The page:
Predictions show that under the A1B scenario until 2049, the NPP and soil respiration will show an upward trend in volatility before reaching the saturation status with increases of 10.8% and 134.4%, respectively. The increase in soil respiration is far higher than the increase in NPP. Until 2049, the forest ecosystems in Northeast China are likely to remain a significant carbon sink, but the intensity is predicted to decrease by 95.6%. Between 2003 and 2049, although the carbon sink capacity of the forest ecosystem in Northeast China is predicted to decline, the total amount of carbon absorption will still increase, which indicates that the forest ecosystems in Northeast China will play a positive role in reducing the concentrations of greenhouse gases in the atmosphere and in mitigation of climate change [ Zhao et al. , 2009d ].

4. Uncertainties of climate change impact assessment and prediction

Because of the limited knowledge on the mechanisms of the regional climatic system, the forest ecosystems, and the interactions between these systems, uncertainties exist in the impact assessments of climate change on the forest ecosystem in Northeast China [ Peng et al., 2005 , Zhang, 2007 , Wang et al., 2008  and Anne et al., 2010 ]. Some bottleneck problems are described in the following.

(1) Accuracy in climate predictions: The prediction accuracy of existing regional climate models is not high. The predictions of different climate models vary considerably. The different climate scenarios used lack comparability. These inaccuracies increase the overall assessment uncertainty.

(2) Ecological assessment model: Some mechanistic ecological models lack reliability, because there is a lack of reliable test data, and most of the parameters and assumptions are based on models from other regions. The climate variables are often the mean values of assessment studies, which do not really express the actual situation. Furthermore, the influences of various disturbances, such as extreme weather events, fires, pests, and diseases, are not considered effectively.

(3) Vegetation self-regulation and feedback: Forest ecosystems are influenced by changes in the climate system. Internal competition, succession, selfregulation and adaptation processes of the ecosystems also affect the climate system. However, in the existing climate change impact assessments, the feedback and adaptation of vegetation to climate change are rarely taken into consideration.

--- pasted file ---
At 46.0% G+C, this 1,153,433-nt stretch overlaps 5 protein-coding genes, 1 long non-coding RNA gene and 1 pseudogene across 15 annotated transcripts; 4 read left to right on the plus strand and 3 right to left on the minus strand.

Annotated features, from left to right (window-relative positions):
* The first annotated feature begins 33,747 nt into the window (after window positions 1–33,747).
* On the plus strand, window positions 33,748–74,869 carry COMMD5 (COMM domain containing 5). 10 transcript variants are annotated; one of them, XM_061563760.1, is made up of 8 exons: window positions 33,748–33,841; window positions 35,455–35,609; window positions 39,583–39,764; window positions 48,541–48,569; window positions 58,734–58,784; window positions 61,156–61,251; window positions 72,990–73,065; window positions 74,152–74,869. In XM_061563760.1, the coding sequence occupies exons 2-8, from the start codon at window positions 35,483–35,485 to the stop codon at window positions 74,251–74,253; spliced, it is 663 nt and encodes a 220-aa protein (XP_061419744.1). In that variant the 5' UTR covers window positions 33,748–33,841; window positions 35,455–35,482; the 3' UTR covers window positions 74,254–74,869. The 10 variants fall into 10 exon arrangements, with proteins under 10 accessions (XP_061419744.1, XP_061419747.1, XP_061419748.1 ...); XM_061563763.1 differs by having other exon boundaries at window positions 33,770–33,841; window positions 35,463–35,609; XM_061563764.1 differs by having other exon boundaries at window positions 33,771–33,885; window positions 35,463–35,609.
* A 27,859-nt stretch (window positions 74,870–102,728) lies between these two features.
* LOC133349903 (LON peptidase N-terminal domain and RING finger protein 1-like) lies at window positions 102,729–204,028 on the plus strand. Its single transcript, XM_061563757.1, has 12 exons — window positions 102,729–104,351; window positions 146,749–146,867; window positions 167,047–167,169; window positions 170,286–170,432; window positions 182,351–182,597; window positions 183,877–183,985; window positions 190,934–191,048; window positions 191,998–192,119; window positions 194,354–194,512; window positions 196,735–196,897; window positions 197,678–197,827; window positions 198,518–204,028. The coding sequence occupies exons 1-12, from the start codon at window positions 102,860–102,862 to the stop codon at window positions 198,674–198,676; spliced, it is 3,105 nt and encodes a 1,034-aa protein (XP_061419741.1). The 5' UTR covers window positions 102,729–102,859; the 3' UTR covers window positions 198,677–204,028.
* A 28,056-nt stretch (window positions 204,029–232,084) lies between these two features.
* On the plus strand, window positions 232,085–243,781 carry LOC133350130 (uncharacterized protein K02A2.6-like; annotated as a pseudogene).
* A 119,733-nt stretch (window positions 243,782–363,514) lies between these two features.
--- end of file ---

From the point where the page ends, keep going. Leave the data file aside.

(4) Scales: Different scales are used throughout all studies on climate change assessment. Scales can be broadly divided into timescale and spatial scale. First, changes in the climate system usually occur over a long time, with a timescale of 100 to 1,000 years. The response time of forest ecosystems to climate change is different because there is some lag-time to be considered. Currently, the records of monitoring, observation and control experiments are too short compared with the time length needed for climate changes. Therefore, observations cannot completely reflect the long-term adaptation and responses of forest ecosystems to climate change. Second, the spatial scale is unequal due to the highly complex, nonlinear and heterogeneous nature of forest ecosystems. The spatial discrepancies do not necessarily follow the same rules across different hierarchical scales as the timescales. Existing assessment models were developed for studies on local and small scales. Often, without rigorous scaling-up, these models are used at regional scale (e.g., for Northeast China), which increases simulation and prediction uncertainties.

(5) Validation: Currently, due to a lack of observation data, the validation for simulations is a comparison with simulations from other models. Furthermore, because of different scales, it is also difficult to validate the model at the regional scale.